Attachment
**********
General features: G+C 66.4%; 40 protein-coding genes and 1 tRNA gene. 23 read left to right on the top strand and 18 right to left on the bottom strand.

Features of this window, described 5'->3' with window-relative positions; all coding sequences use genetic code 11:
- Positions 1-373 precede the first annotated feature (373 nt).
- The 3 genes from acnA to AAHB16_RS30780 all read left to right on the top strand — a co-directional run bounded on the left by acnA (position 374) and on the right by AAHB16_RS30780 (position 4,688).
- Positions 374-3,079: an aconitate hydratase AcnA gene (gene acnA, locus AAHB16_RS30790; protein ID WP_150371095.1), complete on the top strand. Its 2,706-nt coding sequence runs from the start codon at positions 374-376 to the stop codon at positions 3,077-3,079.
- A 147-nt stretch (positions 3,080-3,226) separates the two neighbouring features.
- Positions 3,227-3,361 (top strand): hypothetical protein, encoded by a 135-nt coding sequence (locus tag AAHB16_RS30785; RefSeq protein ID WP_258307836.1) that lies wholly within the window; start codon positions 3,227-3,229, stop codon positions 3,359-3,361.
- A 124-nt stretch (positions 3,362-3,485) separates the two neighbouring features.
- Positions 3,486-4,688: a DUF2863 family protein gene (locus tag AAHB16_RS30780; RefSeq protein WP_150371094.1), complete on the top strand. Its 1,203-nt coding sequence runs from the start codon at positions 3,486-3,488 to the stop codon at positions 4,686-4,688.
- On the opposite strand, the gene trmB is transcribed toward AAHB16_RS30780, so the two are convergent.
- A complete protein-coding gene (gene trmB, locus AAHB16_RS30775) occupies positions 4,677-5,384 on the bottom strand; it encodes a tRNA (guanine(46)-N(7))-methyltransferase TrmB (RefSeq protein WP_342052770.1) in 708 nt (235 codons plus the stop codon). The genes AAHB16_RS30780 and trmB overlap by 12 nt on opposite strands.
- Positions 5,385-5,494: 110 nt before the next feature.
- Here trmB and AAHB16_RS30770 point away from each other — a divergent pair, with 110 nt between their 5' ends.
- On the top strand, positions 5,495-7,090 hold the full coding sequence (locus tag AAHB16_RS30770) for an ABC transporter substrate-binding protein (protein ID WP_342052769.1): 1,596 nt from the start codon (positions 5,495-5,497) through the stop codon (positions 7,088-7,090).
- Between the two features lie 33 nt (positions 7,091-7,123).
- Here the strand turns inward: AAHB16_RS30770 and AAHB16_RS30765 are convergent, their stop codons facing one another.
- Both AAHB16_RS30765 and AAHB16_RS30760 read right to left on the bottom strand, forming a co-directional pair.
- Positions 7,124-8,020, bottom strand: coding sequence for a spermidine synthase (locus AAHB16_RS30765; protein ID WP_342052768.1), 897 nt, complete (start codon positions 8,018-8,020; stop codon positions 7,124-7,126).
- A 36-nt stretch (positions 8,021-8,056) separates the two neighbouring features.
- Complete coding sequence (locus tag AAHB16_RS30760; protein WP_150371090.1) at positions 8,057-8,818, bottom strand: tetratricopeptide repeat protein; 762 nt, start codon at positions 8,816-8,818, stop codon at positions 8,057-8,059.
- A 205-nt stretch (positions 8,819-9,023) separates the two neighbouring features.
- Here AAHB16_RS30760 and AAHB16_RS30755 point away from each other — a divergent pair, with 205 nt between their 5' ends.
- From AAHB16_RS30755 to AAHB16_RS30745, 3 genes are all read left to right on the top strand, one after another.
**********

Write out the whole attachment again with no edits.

General features: G+C 66.4%; 40 protein-coding genes and 1 tRNA gene. 23 read left to right on the top strand and 18 right to left on the bottom strand.

Features of this window, described 5'->3' with window-relative positions; all coding sequences use genetic code 11:
- Positions 1-373 precede the first annotated feature (373 nt).
- The 3 genes from acnA to AAHB16_RS30780 all read left to right on the top strand — a co-directional run bounded on the left by acnA (position 374) and on the right by AAHB16_RS30780 (position 4,688).
- Positions 374-3,079: an aconitate hydratase AcnA gene (gene acnA, locus AAHB16_RS30790; protein ID WP_150371095.1), complete on the top strand. Its 2,706-nt coding sequence runs from the start codon at positions 374-376 to the stop codon at positions 3,077-3,079.
- A 147-nt stretch (positions 3,080-3,226) separates the two neighbouring features.
- Positions 3,227-3,361 (top strand): hypothetical protein, encoded by a 135-nt coding sequence (locus tag AAHB16_RS30785; RefSeq protein ID WP_258307836.1) that lies wholly within the window; start codon positions 3,227-3,229, stop codon positions 3,359-3,361.
- A 124-nt stretch (positions 3,362-3,485) separates the two neighbouring features.
- Positions 3,486-4,688: a DUF2863 family protein gene (locus tag AAHB16_RS30780; RefSeq protein WP_150371094.1), complete on the top strand. Its 1,203-nt coding sequence runs from the start codon at positions 3,486-3,488 to the stop codon at positions 4,686-4,688.
- On the opposite strand, the gene trmB is transcribed toward AAHB16_RS30780, so the two are convergent.
- A complete protein-coding gene (gene trmB, locus AAHB16_RS30775) occupies positions 4,677-5,384 on the bottom strand; it encodes a tRNA (guanine(46)-N(7))-methyltransferase TrmB (RefSeq protein WP_342052770.1) in 708 nt (235 codons plus the stop codon). The genes AAHB16_RS30780 and trmB overlap by 12 nt on opposite strands.
- Positions 5,385-5,494: 110 nt before the next feature.
- Here trmB and AAHB16_RS30770 point away from each other — a divergent pair, with 110 nt between their 5' ends.
- On the top strand, positions 5,495-7,090 hold the full coding sequence (locus tag AAHB16_RS30770) for an ABC transporter substrate-binding protein (protein ID WP_342052769.1): 1,596 nt from the start codon (positions 5,495-5,497) through the stop codon (positions 7,088-7,090).
- Between the two features lie 33 nt (positions 7,091-7,123).
- Here the strand turns inward: AAHB16_RS30770 and AAHB16_RS30765 are convergent, their stop codons facing one another.
- Both AAHB16_RS30765 and AAHB16_RS30760 read right to left on the bottom strand, forming a co-directional pair.
- Positions 7,124-8,020, bottom strand: coding sequence for a spermidine synthase (locus AAHB16_RS30765; protein ID WP_342052768.1), 897 nt, complete (start codon positions 8,018-8,020; stop codon positions 7,124-7,126).
- A 36-nt stretch (positions 8,021-8,056) separates the two neighbouring features.
- Complete coding sequence (locus tag AAHB16_RS30760; protein WP_150371090.1) at positions 8,057-8,818, bottom strand: tetratricopeptide repeat protein; 762 nt, start codon at positions 8,816-8,818, stop codon at positions 8,057-8,059.
- A 205-nt stretch (positions 8,819-9,023) separates the two neighbouring features.
- Here AAHB16_RS30760 and AAHB16_RS30755 point away from each other — a divergent pair, with 205 nt between their 5' ends.
- From AAHB16_RS30755 to AAHB16_RS30745, 3 genes are all read left to right on the top strand, one after another.